Turning a room into a work of art takes thousands of decisions, some of them premised on cost and other constraints. For interior designer Gideon Mendelson ’96, that’s the best part.
“It has to be beautiful, functional and safe,” he says. “But when we finish a project it’s the problem-solving that’s most satisfying.”
On a recent afternoon, Mendelson and his design team gathered in the conference room of his Third Avenue office for their weekly check-in. They scrolled down a seemingly endless list of tasks projected on the wall with subject lines like “Fix sofa base,” and “Look for barn door hardware alternatives.”
As an hour ticked away, each item crossed off the list seemed to spawn a new one in its place. “Can you also add ‘Dining Room: Think about scenic wallpapers’?” Mendelson asked. On any given day, the Mendelson Group is juggling 5–10 projects, each with a unique set of specifications, down to the style of wallpaper.
Though Mendelson played tennis competitively from sixth-grade through college, he was eventually called to the creative life. Growing up in Scarsdale, N.Y., his mother, Mimi Mendelson, ran her own design firm. Amid the paint cards and fabric swatches, he remembers the excitement of watching her develop furniture layouts.
A better tennis player than student, Mendelson had no intention of applying to Columbia until tennis coach Bid Goswami sent him a note inviting him to visit. The coach and the campus, with its classical buildings towering over College Walk, left a strong impression. So did the expression on his father’s face. A Jew who fled Kazakhstan with his grandparents at 11, Michael Mendelson was ecstatic at the idea of an Ivy Leaguer son. “He gave me that Russian look, ‘You’re going here,’” Mendelson recalls.
Mendelson majored in architecture, and fondly remembers Robert A.M. Stern ’60’s graduate-level course on American architecture. He regularly snuck his mother into class, and they sat in back happily munching on tuna-sandwich bagels. He was a standout on the varsity tennis team, ranked nationally as a junior and elected co-captain as a senior.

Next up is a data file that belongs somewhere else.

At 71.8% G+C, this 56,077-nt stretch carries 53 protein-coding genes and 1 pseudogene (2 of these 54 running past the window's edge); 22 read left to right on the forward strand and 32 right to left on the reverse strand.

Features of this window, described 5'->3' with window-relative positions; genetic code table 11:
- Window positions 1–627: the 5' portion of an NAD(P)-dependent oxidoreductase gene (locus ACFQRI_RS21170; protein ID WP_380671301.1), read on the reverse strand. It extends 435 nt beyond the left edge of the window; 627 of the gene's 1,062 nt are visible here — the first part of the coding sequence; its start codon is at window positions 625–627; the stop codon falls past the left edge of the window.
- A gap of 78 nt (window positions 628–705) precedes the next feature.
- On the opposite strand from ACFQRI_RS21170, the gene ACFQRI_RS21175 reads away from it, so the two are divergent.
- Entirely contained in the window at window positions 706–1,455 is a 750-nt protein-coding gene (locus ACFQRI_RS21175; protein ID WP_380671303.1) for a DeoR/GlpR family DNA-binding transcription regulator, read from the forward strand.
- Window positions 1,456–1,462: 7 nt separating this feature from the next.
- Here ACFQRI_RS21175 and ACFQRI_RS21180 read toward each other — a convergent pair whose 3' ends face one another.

After graduation, his interest in architecture fading, Mendelson joined the two-year training program at William Morris Endeavor, a talent agency. It was there, after his boss asked him to rearrange her office while she was traveling, that he discovered his knack for design. Her delight at his efforts inspired him to enroll at the New York School of Interior Design.
Mendelson had worked for West Village-based designer Steven Gambrel for a year when the opportunity arose to design a house for friends of his parents. In 2003, he launched the Mendelson Group and asked his mother to come out of retirement to be his partner. “Of course I said yes!” she says. “What fun!”
The firm has grown and evolved, but the basic design process has stayed the same. Mendelson starts each project by learning his clients’ living habits and tastes, down to their favorite music and colors. His team catalogs each item in the house before any work begins.
kim martineau jrn’97
“We’re creating environments for efficient living,” he said. “We are accounting for every shoe and thigh-high patent leather boot. And providing room for the shoe collection to grow.”
If he has one secret weapon, he says, it’s layered lighting — chandeliers, pendants, flush mounts, sconces, standing lamps, table lamps and picture lights. “And, everything has to be on dimmers!” he adds.
Clients find him through referral, news stories (his work has appeared in The Wall Street Journal and House Beautiful, among other publications) and visits to “show houses” in Manhattan and the Hamptons that designers have extravagantly outfitted for public view.
Mendelson and his husband, Tom, also throw an annual paella party at their weekend place on Long Island’s East End to bring in new business. A shingle-style house designed before they had kids, it features Mendelson’s mix of vintage furniture and modern design, offset by what he calls a “very beachy palette.” He hopes to remodel their 1929 co-op in Park Slope when their kids — Owen (5), and twins Isabella and Leo (3) — are older.
Design, like many other creative professions, has been democratized in the last decade as Pinterest, Etsy and other online forums have made it easier for anyone to design a house fit for Architectural Digest. Mendelson says he has stayed relevant by focusing on the details. “It’s my job to listen, put the pieces of the puzzle together and tell my clients’ stories through my designs,” he says.
This personal touch has endeared him to clients. Brad Gross BUS’90 and his wife hired Mendelson to give their Upper West Side prewar apartment a modern but comfortable feel. In a series of shopping trips, they settled on just the right combination of colors, textures and patterns. The project was finished years ago but they remain close friends. “He makes you feel like you’re his most important client,” Gross says.
Kim Martineau JRN’97 leads communications at Columbia’s Data Science Institute.
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